RegEx noob question

Discussion in 'Javascript' started by neptune6jun44, Sep 19, 2008.

  1. I need to take a string and allow only the first occurrence of an
    apostrophe for the validation of a city name...

    Example: D'Iberville, MS

    Say someone enters D'I'berville, MS by mistake..

    I'm able to retain all the apostrophes with the following:


    I want to retain the first apostrophe only. I've tried adding {2,} in
    with the apostrophe, but no luck.

    An example of the proper way to do this would be greatly appreciated.

    neptune6jun44, Sep 19, 2008
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  2. neptune6jun44

    Kiran Makam Guest

    In string replace method, second parameter can be a function. You can
    make use of this like:
    var str = "D'I'ber'v'i'lle";
    var myRe = /([^']*')(.*)/;

    str = str.replace(myRe,
    function (matchStr, strInParanthesis1, strInParanthesis2) {
    return strInParanthesis1 + strInParanthesis2.replace(/'/g,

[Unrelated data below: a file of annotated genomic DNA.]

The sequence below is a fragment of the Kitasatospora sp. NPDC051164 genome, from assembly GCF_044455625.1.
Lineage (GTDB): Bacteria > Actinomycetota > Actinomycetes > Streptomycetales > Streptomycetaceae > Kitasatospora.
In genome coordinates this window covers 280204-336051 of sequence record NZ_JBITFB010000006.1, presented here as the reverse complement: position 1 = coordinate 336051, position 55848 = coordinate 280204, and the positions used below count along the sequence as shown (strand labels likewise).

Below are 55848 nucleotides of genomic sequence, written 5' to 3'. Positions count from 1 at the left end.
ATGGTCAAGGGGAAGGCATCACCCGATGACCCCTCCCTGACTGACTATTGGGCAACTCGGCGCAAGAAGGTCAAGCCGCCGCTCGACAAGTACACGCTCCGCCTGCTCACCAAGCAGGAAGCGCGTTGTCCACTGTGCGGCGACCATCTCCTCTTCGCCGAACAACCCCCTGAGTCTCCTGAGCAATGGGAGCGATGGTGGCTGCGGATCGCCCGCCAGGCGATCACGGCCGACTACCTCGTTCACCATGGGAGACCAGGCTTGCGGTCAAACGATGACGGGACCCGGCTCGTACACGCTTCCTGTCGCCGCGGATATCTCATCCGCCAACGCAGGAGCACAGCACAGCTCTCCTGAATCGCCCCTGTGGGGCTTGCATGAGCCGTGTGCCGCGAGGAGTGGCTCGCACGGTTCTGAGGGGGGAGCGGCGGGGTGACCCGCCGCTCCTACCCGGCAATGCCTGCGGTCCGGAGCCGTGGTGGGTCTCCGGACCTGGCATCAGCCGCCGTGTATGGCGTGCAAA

"D'I'ber'v'i'lle" will become "D'Iberville"
    "'DIber'v'i'lle" will become "'DIberville"

    - Kiran Makam
    Kiran Makam, Sep 19, 2008
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  3. S = "1'2'3'4'5"
    S.replace("'", "\xFF").replace(/'/g, "").replace("\xFF", "'")

    There, \xFF can be replaced by any chatacter that cannot occur in the

    S = "1'2'3'4'5"
    P = S.indexOf("'")
    S = S.substring(0,P+1) + S.substring(P+1).replace(/'/g, "")
    Dr J R Stockton, Sep 20, 2008
  4. I think this would be the most efficient, yes. If there were a single
    regex, it would go like this:




    But javascript only supports look-ahead (?=/?!) and not look-behind (?
    <=/?<!); so there is no other choice than finding a workaround. It
    already struck me a few times that javascript has some gaps in the
    language: no regex look-behind, no reverse()-property for strings, ...
    Bart Van der Donck, Sep 21, 2008
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